DEFF Research Database (Denmark)

    Farné Fratini, Chiara; Jensen, Jens Stissing

    2013-01-01

    development. Against this agenda a national strategy is currently being enforced which addresses water as a context-independent functional sector. This agenda operates with a narrow definition of economic efficiency in service provision through a benchmarking system focusing only on technical performances...... addresses the infrastructure as a discrete system - thus pushing for one-way influence of the infrastructure to the cityscape - the place based innovation agenda has traditionally been more inclusive towards the context specific priorities of urban planners. In this paper we apply the arena of development...

  10. Economic Growth Models Transition

    Directory of Open Access Journals (Sweden)

    Coralia Angelescu

    2006-03-01

    Full Text Available The transitional recession in countries of Eastern Europe has been much longer than expected. The legacy and recent policy mistakes have both contributed to the slow progress. As structural reforms and gradual institution building have taken hold, the post-socialist economics have started to recover, with some leading countries building momentum toward faster growth. There is a possibility that in wider context of globalization several of these emerging market economies will be able to catch up with the more advanced industrial economies in a matter of one or two generations. Over the past few years, most candidate countries have made progress in the transition to a competitive market economy, macroeconomic stabilization and structural reform. However their income levels have remained far below those in the Member States. Measured by per capita income in purchasing power standards, there has been a very limited amount of catching up over the past fourteen years. Prior, the distinctions between Solow-Swan model and endogenous growth model. The interdependence between transition and integration are stated in this study. Finally, some measures of macroeconomic policy for sustainable growth are proposed in correlation with real macroeconomic situation of the Romanian economy. Our study would be considered the real convergence for the Romanian economy and the recommendations for the adequate policies to achieve a fast real convergence and sustainable growth.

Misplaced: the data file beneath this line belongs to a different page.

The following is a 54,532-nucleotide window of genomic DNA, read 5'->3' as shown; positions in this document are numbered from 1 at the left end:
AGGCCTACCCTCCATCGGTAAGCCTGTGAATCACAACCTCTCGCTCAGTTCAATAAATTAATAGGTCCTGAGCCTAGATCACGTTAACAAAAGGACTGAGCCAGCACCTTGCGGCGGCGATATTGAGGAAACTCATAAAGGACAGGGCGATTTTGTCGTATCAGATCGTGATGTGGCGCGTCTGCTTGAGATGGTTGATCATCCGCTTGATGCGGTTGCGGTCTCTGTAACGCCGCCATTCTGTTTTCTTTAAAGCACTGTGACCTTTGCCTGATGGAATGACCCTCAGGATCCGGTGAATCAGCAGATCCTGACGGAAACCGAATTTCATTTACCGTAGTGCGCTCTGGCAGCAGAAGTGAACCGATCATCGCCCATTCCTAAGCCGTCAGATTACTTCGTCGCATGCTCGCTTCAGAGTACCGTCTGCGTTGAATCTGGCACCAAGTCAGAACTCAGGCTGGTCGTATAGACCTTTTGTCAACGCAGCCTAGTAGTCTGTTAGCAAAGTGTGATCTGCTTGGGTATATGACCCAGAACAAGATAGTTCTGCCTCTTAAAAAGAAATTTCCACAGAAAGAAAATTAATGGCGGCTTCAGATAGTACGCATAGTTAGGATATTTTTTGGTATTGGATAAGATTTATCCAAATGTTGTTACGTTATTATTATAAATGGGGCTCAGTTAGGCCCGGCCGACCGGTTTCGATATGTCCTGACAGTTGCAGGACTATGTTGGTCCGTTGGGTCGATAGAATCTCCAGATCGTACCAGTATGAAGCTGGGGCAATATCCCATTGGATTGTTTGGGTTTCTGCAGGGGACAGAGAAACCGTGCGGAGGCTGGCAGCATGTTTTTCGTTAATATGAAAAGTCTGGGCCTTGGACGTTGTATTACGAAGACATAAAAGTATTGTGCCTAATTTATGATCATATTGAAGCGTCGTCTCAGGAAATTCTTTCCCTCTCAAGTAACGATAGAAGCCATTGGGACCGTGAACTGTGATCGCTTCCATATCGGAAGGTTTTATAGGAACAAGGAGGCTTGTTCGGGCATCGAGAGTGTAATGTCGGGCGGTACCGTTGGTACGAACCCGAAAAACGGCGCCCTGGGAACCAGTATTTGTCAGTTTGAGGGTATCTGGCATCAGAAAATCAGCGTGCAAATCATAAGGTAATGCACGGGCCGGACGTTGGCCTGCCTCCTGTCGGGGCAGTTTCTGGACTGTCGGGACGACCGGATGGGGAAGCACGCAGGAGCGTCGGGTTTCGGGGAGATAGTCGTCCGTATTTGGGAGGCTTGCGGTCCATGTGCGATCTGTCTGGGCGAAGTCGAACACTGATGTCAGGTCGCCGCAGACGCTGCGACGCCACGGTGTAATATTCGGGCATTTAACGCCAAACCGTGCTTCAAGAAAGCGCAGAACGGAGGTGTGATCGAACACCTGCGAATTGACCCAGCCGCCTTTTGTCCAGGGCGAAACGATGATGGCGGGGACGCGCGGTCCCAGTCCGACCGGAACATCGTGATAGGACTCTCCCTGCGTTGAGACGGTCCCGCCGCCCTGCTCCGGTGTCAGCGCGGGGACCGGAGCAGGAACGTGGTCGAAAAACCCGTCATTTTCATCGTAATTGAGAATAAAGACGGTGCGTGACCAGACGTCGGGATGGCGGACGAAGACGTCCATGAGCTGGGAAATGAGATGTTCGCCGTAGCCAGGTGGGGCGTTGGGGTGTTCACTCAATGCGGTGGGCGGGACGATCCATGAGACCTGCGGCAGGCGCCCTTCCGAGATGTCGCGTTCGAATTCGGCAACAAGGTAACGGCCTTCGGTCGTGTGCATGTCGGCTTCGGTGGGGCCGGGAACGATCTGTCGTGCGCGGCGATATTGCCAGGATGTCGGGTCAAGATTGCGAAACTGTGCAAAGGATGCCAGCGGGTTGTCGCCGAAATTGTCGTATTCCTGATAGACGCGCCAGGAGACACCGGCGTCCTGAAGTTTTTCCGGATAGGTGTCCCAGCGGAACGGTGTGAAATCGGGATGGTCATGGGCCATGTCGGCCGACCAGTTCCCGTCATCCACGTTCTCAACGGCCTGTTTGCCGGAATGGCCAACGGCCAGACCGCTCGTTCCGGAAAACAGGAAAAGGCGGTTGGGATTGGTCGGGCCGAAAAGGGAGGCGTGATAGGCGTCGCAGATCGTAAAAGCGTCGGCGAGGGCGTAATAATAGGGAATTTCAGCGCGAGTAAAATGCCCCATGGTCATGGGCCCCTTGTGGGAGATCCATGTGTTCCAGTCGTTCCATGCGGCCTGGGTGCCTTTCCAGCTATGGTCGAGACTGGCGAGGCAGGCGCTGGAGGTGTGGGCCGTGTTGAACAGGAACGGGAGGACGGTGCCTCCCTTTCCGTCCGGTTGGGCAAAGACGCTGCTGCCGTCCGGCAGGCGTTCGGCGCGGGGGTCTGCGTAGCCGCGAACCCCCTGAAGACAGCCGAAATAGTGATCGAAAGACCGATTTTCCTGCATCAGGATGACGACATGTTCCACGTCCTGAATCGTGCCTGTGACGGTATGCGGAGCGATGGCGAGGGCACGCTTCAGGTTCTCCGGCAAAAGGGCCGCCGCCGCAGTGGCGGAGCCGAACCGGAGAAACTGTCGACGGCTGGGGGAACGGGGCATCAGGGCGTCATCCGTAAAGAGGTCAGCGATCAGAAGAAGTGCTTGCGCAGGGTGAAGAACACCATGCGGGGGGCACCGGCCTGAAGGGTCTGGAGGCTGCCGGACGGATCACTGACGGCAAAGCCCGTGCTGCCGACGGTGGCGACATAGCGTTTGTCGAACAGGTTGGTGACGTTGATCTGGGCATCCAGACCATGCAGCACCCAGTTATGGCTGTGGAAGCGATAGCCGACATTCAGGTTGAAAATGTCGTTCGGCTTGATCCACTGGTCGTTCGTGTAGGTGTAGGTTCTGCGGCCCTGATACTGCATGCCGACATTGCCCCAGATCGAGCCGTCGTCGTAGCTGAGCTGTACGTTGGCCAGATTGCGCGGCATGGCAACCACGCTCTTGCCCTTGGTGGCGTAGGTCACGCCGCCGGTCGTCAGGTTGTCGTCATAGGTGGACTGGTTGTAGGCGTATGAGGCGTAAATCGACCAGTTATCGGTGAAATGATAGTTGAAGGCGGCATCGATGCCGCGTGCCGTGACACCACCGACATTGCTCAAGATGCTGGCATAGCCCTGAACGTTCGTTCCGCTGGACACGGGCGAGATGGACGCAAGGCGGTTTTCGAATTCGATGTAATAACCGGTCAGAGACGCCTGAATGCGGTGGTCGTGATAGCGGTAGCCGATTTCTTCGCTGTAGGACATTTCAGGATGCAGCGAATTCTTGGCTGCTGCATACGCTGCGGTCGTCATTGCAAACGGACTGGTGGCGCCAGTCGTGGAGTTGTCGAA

11. Economic Growth Models Transition

    Directory of Open Access Journals (Sweden)

    Coralia Angelescu

    2006-01-01

    Full Text Available The transitional recession in countries of Eastern Europe has been much longer than expected. The legacy and recent policy mistakes have both contributed to the slow progress. As structural reforms and gradual institution building have taken hold, the post-socialist economics have started to recover, with some leading countries building momentum toward faster growth. There is a possibility that in wider context of globalization several of these emerging market economies will be able to catch up with the more advanced industrial economies in a matter of one or two generations. Over the past few years, most candidate countries have made progress in the transition to a competitive market economy, macroeconomic stabilization and structural reform. However their income levels have remained far below those in the Member States. Measured by per capita income in purchasing power standards, there has been a very limited amount of catching up over the past fourteen years. Prior, the distinctions between Solow-Swan model and endogenous growth model. The interdependence between transition and integration are stated in this study. Finally, some measures of macroeconomic policy for sustainable growth are proposed in correlation with real macroeconomic situation of the Romanian economy. Our study would be considered the real convergence for the Romanian economy and the recommendations for the adequate policies to achieve a fast real convergence and sustainable growth.

  12. Bayesian methods to estimate urban growth potential

    Science.gov (United States)

    Smith, Jordan W.; Smart, Lindsey S.; Dorning, Monica; Dupéy, Lauren Nicole; Méley, Andréanne; Meentemeyer, Ross K.

    2017-01-01